Volo’s Guide to Monsters (2016)

Volo’s Guide to Monsters (2016) uses a sort of remix of the old 3.5E sourcebook formula. For those that don’t know, 3.5E sourcebooks had a little bit of everything – new rules, prestige classes, spells, monsters, magic items, etc. – all hewing, give or take, to an established theme (like Frostburn had everything you could want to know about cold stuff under one cover). This was great for making you feel like you got the most out of your buck, but the decentralized nature of 3.5 made it a not very portable reference nightmare.

Volo’s is, instead, one part player’s handbook, introducing a number of playable monsters, and monster manual, with a sprinkling of monster ecologies kind of sort of tying it all together. The conceit of the ecologies is that they are the first hand observations of Volo, an explorer who, in Marco Polo fashion, had a series of guides describing regions of the Forgotten Realms back in 2E. Elminster also appears in the margins, taking issue with facts Volo gets wrong, which is a clever way of subverting the idea that anything in the guide is definitive (and keeps it all campaign setting agnostic, to boot). Volo provides a nice overview of behavior for the subject monsters – hags, gnolls, beholders, mind flayers and more. I like it. But I am a sucker for monster ecologies.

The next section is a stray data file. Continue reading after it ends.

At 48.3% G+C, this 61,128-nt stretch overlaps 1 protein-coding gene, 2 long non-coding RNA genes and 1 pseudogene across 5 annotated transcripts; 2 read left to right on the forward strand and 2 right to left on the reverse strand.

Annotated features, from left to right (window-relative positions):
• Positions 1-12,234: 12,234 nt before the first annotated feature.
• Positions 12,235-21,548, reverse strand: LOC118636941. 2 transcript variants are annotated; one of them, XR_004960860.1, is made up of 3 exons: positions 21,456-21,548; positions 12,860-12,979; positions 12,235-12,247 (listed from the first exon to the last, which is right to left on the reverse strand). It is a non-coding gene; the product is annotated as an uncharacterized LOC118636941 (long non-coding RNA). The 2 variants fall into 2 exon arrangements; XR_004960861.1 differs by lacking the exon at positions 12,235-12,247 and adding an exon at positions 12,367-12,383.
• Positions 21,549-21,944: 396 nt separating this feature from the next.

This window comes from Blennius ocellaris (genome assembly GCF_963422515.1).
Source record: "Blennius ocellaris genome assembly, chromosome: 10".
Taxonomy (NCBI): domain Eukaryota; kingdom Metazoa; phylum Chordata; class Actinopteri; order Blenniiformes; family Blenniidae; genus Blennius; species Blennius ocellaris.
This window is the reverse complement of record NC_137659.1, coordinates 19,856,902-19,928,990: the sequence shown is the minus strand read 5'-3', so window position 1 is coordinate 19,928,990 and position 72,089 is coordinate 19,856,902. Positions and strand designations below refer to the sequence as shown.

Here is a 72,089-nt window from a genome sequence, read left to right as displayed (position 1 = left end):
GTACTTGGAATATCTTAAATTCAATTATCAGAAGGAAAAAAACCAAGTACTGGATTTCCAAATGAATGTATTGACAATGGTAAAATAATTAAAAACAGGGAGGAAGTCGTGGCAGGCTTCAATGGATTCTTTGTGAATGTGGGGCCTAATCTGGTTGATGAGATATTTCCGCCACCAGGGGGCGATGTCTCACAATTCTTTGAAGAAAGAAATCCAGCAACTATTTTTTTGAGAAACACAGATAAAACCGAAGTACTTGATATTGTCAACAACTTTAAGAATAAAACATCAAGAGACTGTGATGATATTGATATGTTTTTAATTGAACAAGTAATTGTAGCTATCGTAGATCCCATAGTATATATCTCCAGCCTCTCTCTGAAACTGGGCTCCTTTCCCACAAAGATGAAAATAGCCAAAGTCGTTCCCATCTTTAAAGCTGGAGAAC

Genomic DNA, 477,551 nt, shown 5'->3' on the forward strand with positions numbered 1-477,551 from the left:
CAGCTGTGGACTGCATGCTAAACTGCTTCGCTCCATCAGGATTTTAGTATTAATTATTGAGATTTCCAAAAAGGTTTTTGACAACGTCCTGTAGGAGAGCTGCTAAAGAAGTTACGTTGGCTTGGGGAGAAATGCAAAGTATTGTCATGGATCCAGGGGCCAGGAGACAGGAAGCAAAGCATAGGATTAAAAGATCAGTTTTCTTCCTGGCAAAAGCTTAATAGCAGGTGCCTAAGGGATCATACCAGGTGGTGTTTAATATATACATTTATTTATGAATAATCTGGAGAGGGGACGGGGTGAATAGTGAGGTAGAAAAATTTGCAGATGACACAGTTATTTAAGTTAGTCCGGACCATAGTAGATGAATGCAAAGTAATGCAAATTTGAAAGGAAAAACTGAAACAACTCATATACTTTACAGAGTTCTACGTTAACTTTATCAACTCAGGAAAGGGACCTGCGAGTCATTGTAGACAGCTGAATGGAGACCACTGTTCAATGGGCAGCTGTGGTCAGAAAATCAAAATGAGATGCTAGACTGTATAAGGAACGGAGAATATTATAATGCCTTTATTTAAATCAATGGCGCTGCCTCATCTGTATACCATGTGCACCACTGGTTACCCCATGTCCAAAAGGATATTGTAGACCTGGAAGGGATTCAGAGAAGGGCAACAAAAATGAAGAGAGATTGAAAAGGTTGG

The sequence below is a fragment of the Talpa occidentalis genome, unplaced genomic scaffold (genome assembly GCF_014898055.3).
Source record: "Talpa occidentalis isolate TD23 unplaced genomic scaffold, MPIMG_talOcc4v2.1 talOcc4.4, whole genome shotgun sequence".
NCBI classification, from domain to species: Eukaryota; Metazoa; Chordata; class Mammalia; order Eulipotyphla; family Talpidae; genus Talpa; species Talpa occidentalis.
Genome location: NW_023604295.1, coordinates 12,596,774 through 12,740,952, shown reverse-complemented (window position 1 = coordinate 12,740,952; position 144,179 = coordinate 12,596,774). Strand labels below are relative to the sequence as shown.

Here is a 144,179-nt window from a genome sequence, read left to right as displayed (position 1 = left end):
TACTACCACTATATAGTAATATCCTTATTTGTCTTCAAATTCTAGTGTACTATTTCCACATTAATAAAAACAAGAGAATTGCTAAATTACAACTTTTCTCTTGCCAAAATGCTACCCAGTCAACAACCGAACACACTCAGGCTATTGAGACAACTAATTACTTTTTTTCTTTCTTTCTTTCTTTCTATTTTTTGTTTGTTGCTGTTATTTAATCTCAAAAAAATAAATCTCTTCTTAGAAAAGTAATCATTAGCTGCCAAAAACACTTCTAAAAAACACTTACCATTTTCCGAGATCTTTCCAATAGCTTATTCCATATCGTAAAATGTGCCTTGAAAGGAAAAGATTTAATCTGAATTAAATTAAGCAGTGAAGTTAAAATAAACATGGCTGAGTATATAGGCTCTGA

The monsters section reintroduces a host of critters that weren’t in the original Monster Manual, as well as some interesting variations of some that were. I am not sure what the criteria was for inclusion, but the 100 or so monsters are definitely a weird mix of b-side and deep cut monsters from previous editions. Blessedly, the house style is less oppressive here and there is a good variety of style and character showing through.

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